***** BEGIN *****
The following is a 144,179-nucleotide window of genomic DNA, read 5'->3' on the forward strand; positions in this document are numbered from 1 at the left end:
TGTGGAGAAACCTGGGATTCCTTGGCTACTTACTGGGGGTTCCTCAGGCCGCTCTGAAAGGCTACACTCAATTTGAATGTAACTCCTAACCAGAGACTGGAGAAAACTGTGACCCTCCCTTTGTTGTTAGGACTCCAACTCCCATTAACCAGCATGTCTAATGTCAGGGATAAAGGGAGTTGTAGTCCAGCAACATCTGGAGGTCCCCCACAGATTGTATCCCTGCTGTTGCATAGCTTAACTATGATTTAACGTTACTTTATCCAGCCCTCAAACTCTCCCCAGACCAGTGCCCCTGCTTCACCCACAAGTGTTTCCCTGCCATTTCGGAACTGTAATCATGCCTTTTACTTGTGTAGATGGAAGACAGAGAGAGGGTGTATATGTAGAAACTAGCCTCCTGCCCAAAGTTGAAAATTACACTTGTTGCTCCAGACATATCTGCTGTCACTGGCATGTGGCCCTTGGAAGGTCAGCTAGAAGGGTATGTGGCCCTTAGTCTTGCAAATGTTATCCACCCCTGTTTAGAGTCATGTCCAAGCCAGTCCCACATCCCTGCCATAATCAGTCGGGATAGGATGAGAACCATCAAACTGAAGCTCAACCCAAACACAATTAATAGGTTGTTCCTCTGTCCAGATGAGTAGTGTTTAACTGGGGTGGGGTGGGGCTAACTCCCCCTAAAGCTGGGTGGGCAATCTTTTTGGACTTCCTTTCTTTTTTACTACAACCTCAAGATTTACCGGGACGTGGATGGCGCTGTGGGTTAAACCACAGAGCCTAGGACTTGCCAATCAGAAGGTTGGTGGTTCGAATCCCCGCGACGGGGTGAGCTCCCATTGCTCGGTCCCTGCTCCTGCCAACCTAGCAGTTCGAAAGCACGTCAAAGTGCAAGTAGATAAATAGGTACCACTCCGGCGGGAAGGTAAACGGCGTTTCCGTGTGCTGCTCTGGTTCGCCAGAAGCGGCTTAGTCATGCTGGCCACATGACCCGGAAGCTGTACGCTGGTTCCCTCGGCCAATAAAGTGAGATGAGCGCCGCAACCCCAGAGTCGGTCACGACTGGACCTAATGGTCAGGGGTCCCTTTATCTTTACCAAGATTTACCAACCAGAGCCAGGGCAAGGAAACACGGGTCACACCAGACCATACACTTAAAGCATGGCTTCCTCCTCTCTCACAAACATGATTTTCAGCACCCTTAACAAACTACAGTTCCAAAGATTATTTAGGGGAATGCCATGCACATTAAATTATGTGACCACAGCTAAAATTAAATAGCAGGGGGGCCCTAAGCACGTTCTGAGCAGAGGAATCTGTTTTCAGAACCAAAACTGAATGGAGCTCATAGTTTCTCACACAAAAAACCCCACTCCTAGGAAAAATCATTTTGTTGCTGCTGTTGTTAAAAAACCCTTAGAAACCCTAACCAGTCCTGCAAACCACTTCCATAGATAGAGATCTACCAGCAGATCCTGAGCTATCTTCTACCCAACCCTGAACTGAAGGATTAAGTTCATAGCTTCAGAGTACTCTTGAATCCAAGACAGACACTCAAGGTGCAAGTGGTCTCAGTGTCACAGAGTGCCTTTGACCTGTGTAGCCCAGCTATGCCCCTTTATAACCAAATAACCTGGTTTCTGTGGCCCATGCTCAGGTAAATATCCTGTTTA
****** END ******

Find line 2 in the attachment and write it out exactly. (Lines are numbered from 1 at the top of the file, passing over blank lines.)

TGTGGAGAAACCTGGGATTCCTTGGCTACTTACTGGGGGTTCCTCAGGCCGCTCTGAAAGGCTACACTCAATTTGAATGTAACTCCTAACCAGAGACTGGAGAAAACTGTGACCCTCCCTTTGTTGTTAGGACTCCAACTCCCATTAACCAGCATGTCTAATGTCAGGGATAAAGGGAGTTGTAGTCCAGCAACATCTGGAGGTCCCCCACAGATTGTATCCCTGCTGTTGCATAGCTTAACTATGATTTAACGTTACTTTATCCAGCCCTCAAACTCTCCCCAGACCAGTGCCCCTGCTTCACCCACAAGTGTTTCCCTGCCATTTCGGAACTGTAATCATGCCTTTTACTTGTGTAGATGGAAGACAGAGAGAGGGTGTATATGTAGAAACTAGCCTCCTGCCCAAAGTTGAAAATTACACTTGTTGCTCCAGACATATCTGCTGTCACTGGCATGTGGCCCTTGGAAGGTCAGCTAGAAGGGTATGTGGCCCTTAGTCTTGCAAATGTTATCCACCCCTGTTTAGAGTCATGTCCAAGCCAGTCCCACATCCCTGCCATAATCAGTCGGGATAGGATGAGAACCATCAAACTGAAGCTCAACCCAAACACAATTAATAGGTTGTTCCTCTGTCCAGATGAGTAGTGTTTAACTGGGGTGGGGTGGGGCTAACTCCCCCTAAAGCTGGGTGGGCAATCTTTTTGGACTTCCTTTCTTTTTTACTACAACCTCAAGATTTACCGGGACGTGGATGGCGCTGTGGGTTAAACCACAGAGCCTAGGACTTGCCAATCAGAAGGTTGGTGGTTCGAATCCCCGCGACGGGGTGAGCTCCCATTGCTCGGTCCCTGCTCCTGCCAACCTAGCAGTTCGAAAGCACGTCAAAGTGCAAGTAGATAAATAGGTACCACTCCGGCGGGAAGGTAAACGGCGTTTCCGTGTGCTGCTCTGGTTCGCCAGAAGCGGCTTAGTCATGCTGGCCACATGACCCGGAAGCTGTACGCTGGTTCCCTCGGCCAATAAAGTGAGATGAGCGCCGCAACCCCAGAGTCGGTCACGACTGGACCTAATGGTCAGGGGTCCCTTTATCTTTACCAAGATTTACCAACCAGAGCCAGGGCAAGGAAACACGGGTCACACCAGACCATACACTTAAAGCATGGCTTCCTCCTCTCTCACAAACATGATTTTCAGCACCCTTAACAAACTACAGTTCCAAAGATTATTTAGGGGAATGCCATGCACATTAAATTATGTGACCACAGCTAAAATTAAATAGCAGGGGGGCCCTAAGCACGTTCTGAGCAGAGGAATCTGTTTTCAGAACCAAAACTGAATGGAGCTCATAGTTTCTCACACAAAAAACCCCACTCCTAGGAAAAATCATTTTGTTGCTGCTGTTGTTAAAAAACCCTTAGAAACCCTAACCAGTCCTGCAAACCACTTCCATAGATAGAGATCTACCAGCAGATCCTGAGCTATCTTCTACCCAACCCTGAACTGAAGGATTAAGTTCATAGCTTCAGAGTACTCTTGAATCCAAGACAGACACTCAAGGTGCAAGTGGTCTCAGTGTCACAGAGTGCCTTTGACCTGTGTAGCCCAGCTATGCCCCTTTATAACCAAATAACCTGGTTTCTGTGGCCCATGCTCAGGTAAATATCCTGTTTA